Ideas like this didn’t fail to draw dissent from the floor. A questioner from North East England challenged the assumption that the nineteenth-century Scottish working class was any less exploited than the working class in his own area – and indeed the supposed difference that Michael Fry had suggested between the Scottish and English concepts of class did seem to sit rather awkwardly with a previous statement to the effect that the North East of England, for example, shared much of Scotland’s perceived remoteness from London and Westminster. Another questioner challenged the idea of the ‘done deal’ with its roots going back to the eighteenth century, citing the verse in ‘God Save the King’ about ‘rebellious Scots’; unfortunately her point merely perpetuated the canard that the verse is insulting to the Scots as a whole, when it is actually specifically directed at the Jacobites. Fry made this point in reply, however – that in the ‘age of revolution’, between 1789 and 1848, while the death toll in political causes in other countries was high, there was a total of twenty-three in Scotland. “I counted them’” he said.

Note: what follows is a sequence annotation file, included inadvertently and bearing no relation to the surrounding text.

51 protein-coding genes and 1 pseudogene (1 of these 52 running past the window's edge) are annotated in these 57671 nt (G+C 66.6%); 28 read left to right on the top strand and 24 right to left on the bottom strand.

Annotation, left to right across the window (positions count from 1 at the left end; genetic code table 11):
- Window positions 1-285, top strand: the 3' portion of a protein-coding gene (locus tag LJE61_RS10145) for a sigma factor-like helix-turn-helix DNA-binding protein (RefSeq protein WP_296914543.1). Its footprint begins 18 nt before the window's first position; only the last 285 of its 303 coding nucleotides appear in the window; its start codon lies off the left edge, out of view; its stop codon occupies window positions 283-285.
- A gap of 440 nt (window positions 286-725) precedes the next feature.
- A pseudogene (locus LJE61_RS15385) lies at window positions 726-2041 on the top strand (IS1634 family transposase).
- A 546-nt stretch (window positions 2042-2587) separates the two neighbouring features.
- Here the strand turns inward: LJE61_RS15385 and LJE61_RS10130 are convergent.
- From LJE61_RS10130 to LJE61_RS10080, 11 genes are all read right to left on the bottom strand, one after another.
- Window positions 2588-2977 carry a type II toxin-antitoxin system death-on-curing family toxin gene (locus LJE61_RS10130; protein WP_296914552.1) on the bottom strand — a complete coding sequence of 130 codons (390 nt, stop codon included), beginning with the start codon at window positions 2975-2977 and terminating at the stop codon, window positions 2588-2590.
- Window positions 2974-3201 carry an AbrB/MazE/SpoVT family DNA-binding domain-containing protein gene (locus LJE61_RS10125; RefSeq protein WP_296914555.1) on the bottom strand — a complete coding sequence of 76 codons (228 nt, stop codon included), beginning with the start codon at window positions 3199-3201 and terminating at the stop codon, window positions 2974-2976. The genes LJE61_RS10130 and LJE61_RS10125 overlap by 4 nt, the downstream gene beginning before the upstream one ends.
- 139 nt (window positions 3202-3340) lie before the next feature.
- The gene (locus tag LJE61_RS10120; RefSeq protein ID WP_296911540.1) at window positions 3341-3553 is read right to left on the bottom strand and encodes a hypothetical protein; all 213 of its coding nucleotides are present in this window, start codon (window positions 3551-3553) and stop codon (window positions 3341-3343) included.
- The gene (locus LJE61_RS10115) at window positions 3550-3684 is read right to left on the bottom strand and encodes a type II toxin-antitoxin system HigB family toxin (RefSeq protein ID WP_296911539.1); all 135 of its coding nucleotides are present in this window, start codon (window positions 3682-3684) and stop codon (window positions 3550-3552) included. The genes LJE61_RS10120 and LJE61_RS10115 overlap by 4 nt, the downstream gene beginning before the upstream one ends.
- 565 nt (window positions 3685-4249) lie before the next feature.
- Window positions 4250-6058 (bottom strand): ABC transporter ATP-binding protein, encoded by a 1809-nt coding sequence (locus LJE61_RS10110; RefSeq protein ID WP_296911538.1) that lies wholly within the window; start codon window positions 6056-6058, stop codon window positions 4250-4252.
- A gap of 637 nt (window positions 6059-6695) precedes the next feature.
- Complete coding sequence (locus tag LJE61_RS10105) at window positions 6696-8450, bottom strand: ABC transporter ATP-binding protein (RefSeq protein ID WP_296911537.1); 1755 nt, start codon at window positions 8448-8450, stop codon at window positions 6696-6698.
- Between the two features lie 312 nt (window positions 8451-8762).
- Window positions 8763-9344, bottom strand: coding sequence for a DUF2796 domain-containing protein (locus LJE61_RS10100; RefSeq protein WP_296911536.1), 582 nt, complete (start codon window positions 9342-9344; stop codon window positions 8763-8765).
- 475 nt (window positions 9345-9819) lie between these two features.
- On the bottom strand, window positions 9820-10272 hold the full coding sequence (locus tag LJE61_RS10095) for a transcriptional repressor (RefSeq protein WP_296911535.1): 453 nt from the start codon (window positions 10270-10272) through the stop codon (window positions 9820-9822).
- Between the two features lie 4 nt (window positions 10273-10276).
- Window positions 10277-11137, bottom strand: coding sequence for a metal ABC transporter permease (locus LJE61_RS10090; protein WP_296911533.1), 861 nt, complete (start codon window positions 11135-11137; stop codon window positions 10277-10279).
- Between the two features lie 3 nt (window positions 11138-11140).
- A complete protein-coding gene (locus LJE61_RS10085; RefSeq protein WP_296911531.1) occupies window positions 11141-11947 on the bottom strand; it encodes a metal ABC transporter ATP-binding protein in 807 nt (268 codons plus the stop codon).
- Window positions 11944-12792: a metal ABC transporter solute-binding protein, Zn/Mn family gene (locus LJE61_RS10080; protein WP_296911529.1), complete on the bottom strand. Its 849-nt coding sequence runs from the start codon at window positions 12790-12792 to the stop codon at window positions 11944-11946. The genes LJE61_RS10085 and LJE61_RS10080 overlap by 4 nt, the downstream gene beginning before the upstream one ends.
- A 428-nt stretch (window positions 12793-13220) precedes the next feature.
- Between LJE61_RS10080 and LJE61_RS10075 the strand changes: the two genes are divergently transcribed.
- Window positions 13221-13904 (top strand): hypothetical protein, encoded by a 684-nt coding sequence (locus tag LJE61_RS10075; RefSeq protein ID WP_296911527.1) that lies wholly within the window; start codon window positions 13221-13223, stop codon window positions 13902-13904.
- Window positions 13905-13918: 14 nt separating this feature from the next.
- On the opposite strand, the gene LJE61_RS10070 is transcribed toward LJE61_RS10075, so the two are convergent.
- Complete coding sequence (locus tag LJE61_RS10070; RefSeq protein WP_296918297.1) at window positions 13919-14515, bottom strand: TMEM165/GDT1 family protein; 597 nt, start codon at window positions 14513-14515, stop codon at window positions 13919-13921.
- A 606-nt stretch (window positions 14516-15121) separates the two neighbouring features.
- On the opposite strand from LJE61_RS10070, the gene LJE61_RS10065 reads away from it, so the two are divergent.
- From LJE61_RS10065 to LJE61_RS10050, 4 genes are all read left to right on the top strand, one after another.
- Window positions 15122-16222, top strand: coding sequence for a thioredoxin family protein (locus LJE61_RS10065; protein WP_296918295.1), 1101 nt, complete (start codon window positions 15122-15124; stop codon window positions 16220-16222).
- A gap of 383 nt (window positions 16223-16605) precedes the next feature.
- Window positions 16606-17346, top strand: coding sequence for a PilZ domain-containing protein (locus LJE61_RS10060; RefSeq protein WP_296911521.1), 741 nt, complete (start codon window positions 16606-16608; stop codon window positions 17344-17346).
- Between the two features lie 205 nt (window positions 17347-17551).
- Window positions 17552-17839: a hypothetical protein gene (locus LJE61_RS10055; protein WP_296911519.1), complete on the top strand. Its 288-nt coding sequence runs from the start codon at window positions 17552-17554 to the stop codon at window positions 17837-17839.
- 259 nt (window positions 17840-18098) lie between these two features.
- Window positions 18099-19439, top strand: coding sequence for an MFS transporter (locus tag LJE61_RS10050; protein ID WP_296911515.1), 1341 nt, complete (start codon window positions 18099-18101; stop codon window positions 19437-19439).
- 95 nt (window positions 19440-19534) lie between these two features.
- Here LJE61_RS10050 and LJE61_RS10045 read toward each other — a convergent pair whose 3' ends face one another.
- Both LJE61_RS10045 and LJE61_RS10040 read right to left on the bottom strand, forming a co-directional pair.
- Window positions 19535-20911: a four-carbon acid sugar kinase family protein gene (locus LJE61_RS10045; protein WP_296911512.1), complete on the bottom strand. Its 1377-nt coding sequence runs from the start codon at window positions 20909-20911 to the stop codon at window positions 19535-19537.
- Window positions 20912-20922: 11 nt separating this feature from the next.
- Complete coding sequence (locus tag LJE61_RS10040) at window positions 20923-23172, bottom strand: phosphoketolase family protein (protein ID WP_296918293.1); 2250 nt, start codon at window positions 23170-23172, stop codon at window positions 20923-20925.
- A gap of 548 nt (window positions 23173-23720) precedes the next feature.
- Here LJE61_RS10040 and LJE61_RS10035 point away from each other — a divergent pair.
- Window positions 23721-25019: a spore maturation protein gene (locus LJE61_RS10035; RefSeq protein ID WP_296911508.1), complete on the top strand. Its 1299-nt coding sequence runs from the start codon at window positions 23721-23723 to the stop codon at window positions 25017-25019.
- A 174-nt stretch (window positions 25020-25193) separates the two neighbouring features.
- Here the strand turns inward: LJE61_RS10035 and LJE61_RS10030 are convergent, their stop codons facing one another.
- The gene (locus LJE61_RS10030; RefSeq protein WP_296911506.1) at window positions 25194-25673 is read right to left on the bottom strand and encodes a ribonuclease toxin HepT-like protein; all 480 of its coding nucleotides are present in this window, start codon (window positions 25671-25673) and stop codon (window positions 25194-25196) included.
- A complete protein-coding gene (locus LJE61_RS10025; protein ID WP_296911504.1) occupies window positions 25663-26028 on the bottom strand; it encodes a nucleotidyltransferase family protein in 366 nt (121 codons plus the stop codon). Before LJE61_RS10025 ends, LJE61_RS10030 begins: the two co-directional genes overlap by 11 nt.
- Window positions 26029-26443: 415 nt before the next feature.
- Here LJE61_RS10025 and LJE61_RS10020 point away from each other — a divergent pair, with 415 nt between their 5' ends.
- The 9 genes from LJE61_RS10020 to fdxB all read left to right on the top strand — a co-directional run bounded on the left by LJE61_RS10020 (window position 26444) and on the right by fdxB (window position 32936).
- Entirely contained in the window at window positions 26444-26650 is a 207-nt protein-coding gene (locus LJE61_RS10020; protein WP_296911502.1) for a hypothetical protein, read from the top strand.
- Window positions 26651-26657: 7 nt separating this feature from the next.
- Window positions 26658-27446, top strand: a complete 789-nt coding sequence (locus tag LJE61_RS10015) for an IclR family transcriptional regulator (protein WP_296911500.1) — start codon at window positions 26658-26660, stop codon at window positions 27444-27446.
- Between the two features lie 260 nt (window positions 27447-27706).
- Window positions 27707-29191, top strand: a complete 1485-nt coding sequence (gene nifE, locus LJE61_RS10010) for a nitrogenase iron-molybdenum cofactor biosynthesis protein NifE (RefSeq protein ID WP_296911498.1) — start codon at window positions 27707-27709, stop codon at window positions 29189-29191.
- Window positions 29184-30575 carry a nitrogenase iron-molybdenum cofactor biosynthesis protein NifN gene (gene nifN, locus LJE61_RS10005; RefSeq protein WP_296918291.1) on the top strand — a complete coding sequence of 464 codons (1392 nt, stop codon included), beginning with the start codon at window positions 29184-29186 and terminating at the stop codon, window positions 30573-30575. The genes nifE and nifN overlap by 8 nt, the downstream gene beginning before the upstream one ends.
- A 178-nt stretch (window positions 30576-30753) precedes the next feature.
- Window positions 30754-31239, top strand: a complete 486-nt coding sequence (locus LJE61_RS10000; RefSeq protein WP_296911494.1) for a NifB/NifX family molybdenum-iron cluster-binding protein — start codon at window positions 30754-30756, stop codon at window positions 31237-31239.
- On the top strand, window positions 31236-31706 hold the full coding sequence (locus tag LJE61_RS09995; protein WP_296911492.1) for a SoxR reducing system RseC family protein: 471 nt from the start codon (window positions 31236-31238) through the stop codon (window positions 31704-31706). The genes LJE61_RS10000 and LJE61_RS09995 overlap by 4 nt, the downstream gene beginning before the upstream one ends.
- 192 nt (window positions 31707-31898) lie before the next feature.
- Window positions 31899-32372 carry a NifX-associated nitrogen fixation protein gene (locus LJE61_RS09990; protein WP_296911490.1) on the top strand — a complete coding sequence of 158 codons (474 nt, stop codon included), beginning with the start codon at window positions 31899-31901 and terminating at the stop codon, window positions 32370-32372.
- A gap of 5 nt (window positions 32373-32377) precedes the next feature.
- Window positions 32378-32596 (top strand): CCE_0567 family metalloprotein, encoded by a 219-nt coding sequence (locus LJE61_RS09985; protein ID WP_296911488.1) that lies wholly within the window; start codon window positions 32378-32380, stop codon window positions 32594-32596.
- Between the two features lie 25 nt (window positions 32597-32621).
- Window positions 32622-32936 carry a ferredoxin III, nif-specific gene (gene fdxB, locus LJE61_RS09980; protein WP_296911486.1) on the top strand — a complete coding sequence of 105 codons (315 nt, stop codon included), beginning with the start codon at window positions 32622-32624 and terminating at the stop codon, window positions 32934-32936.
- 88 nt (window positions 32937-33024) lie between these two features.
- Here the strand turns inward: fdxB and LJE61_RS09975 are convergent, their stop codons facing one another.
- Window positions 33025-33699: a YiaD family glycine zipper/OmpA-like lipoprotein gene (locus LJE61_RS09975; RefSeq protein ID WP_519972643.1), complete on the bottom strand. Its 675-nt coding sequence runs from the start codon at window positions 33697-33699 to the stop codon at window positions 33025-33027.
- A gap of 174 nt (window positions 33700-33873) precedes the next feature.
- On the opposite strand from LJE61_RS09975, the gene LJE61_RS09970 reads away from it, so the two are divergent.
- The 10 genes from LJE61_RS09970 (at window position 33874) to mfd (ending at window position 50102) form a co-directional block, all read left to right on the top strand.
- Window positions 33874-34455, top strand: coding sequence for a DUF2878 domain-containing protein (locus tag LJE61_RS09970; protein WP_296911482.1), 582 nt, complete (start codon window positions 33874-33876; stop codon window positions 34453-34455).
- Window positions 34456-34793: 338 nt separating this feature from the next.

Angus Konstam, although principally a maritime historian, has been fascinated by Robert Bruce since reading a ‘Ladybird’ book about him. In his book ‘Bannockburn’, according to the event pre-publicity, Konstam ‘debunks some myths about the legend of Robert the Bruce’. He describes the modern popularity of Bruce as ‘a national talisman… wrapped up in romantic guff’. The definition of Bruce’s wars as ‘Wars of Scottish Independence’ was a later one, as are those of a nationalist or a class war, both of which would have been lost on Bruce himself. The thirteenth- and fourteenth-century conflicts were fought to ‘solve purely medieval problems’, and in them even Bruce himself changed sides more than once. Nevertheless, by the time of Bannockburn there was an unprecedented and unfamiliar wave of specifically Scottish patriotism that must have lent something to the subsequent sense of Scottish identity.